Magazine article Global Finance

Best Behaviors

Magazine article Global Finance

Best Behaviors

Article excerpt

The foreign exchange (FX) market is becoming more competitive. Machines are replacing humans at a rapidly growing rate. The top five FX banks are refining their client lists and avoiding markets offering low return on equity, thus giving up market share. The top five FX banks still account for 44% of the global market, according to the 2017 survey of FX users worldwide by Greenwich Associates; but that's down from 53% in 2013. That has opened opportunities for regional banks with local expertise to step in as valuable partners.

"The bottom line is that the FX market is increasingly competitive," says Kevin McPartland, head of market structure and technology research at Greenwich Associates, "and competition is always good for the market."

Maybe. Hypercompetitive markets can drive an easing of ethical commitment. That's not happening in FX. The world's top FX banks have checked and rechecked their operations carefully to make sure they are complying with the spirit of the industry's new global code of conduct.

Central banks and market participants from 16 countries and territories around the world collaborated in developing the FX Global Code, a set of global principles "to promote a robust, fair, liquid, open and appropriately transparent market." Participants are expected to behave in an ethical and professional manner to promote the fairness and integrity of the market. They must be aware of, and comply with, the laws, rules and regulations applicable to them and the FX market for each jurisdiction in which they do business. The code has no enforcement mechanism, however.

Technology has helped maintain a balance. FX investors continue to increase their trading on multidealer platforms, which create a more level playing field for liquidity providers. "The FX market is now one of the least concentrated over-the-counter markets in the world," McPartland says. "Financial end users, regulators and emerging dealers all benefit from its growing diversity."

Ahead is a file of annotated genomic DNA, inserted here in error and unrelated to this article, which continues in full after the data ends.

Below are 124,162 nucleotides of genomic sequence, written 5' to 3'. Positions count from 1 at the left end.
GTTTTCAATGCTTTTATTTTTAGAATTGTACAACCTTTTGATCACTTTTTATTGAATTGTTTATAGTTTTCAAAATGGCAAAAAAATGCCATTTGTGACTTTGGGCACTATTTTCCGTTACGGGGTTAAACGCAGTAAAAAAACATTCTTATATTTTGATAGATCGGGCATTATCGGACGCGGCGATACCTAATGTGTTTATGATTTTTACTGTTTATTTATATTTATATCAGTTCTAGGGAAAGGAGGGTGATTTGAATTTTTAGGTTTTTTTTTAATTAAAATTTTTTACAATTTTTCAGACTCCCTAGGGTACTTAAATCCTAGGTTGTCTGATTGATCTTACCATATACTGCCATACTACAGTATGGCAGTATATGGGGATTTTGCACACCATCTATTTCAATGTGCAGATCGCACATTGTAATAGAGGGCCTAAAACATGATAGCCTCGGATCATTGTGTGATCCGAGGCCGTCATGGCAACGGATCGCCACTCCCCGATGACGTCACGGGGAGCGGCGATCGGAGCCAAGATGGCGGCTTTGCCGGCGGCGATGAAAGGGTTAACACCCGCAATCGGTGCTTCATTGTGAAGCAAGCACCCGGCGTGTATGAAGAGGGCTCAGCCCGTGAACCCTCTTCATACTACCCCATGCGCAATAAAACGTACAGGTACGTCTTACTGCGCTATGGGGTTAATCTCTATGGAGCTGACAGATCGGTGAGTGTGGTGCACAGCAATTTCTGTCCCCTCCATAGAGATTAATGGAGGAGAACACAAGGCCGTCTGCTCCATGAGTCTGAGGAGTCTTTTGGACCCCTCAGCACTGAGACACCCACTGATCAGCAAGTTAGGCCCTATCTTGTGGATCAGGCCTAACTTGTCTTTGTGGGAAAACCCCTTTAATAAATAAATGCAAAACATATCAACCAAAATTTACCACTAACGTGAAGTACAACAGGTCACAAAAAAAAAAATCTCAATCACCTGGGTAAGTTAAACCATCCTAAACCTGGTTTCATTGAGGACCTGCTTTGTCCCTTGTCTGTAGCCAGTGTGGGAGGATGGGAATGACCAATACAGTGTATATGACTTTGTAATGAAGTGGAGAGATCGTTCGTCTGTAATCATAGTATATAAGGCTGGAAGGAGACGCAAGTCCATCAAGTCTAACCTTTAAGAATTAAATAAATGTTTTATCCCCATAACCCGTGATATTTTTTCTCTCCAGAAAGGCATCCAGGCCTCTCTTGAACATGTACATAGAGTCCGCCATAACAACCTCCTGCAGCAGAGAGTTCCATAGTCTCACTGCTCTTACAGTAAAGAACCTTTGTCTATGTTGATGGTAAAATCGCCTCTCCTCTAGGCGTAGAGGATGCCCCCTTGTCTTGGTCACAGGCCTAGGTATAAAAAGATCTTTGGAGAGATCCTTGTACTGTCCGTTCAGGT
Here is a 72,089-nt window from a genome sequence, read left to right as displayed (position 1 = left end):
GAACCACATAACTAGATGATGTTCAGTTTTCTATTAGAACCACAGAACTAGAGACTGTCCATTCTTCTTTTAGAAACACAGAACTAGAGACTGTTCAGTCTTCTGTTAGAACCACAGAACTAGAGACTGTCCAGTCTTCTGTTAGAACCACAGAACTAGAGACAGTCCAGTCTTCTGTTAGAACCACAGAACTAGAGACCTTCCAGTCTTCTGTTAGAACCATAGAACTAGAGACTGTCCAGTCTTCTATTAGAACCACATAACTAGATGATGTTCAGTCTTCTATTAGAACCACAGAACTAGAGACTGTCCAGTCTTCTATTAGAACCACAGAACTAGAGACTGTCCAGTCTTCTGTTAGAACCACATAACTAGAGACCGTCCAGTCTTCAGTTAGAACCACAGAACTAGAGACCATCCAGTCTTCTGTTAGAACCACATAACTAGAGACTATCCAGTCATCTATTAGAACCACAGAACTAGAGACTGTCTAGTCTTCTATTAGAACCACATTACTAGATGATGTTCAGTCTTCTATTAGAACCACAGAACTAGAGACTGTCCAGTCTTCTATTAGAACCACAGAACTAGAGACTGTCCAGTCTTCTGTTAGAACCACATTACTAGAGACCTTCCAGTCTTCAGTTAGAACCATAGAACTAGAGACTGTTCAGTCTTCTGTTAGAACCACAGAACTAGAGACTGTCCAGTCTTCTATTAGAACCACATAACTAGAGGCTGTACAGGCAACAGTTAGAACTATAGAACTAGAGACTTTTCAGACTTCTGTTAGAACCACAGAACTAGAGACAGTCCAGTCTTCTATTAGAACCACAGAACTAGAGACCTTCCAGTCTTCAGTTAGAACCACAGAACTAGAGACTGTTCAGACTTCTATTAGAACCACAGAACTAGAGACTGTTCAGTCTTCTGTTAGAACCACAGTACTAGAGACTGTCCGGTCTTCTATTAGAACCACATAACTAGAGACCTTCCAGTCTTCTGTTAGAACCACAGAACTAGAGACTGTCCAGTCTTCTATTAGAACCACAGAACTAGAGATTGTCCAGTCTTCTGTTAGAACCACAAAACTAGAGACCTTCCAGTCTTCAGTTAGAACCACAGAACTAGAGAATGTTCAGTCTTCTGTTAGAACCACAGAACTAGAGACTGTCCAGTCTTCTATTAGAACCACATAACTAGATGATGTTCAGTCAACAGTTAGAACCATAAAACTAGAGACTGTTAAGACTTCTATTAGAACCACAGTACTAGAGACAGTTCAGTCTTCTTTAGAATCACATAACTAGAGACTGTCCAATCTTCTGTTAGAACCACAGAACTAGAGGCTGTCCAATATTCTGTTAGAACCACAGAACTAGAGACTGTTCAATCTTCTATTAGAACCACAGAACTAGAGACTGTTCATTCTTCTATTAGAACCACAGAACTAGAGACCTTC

In this, our 18th annual World's Best Foreign Exchange Providers Awards, we selected winners in 104 countries and seven global regions. For the first time, we name the Best Banks for FX Trading Technology. We feature four global awards, GLOBAL WINNERS



Citi trades more than 140 currencies from FX desks in 83 countries and has the broadest range of clients of any FX bank. Citi is one of the main global banks serving large multinational corporations. The CitiFX Pulse platform enables corporations to track cash flow and balance-sheet exposure throughout their worldwide subsidiaries. It includes pretrade market information, including news, research and risk-management tools. Citi's in-house systems help manage the documentation required for FX transactions in many emerging markets. The CitiFX Pulse platform provides local expertise that extends through the post-trade settlement process.


Société Génerale

Societe cenéraie's corporate and investment banking group (SG CIB) has created a cross-asset platform, One Corp, which lever ages its capabilities to provide practical solutions that improve the management of FX and commodity risks for corporations. SG CIB has developed market-leading, structured FX solutions, using its Cash FX, currency derivatives and index expertise. The One Corp platform analyzes and designs corporate solutions benchmarked against key competitors.


Standard Chartered Bank

Standard Chartered is a leader in emerging market, illiquid and restricted currencies. The bank actively trades more than 100 currencies and has FX experts positioned in 39 countries. Standard Chartered leads in the introduction of onshore and offshore FX option products in Asia, Africa and the Middle East. It is also active in the emerging markets of Latin America and Eastern Europe. Standard Chartered is a leading provider of financial risk-management tools, including products to effectively manage currency exposure. …

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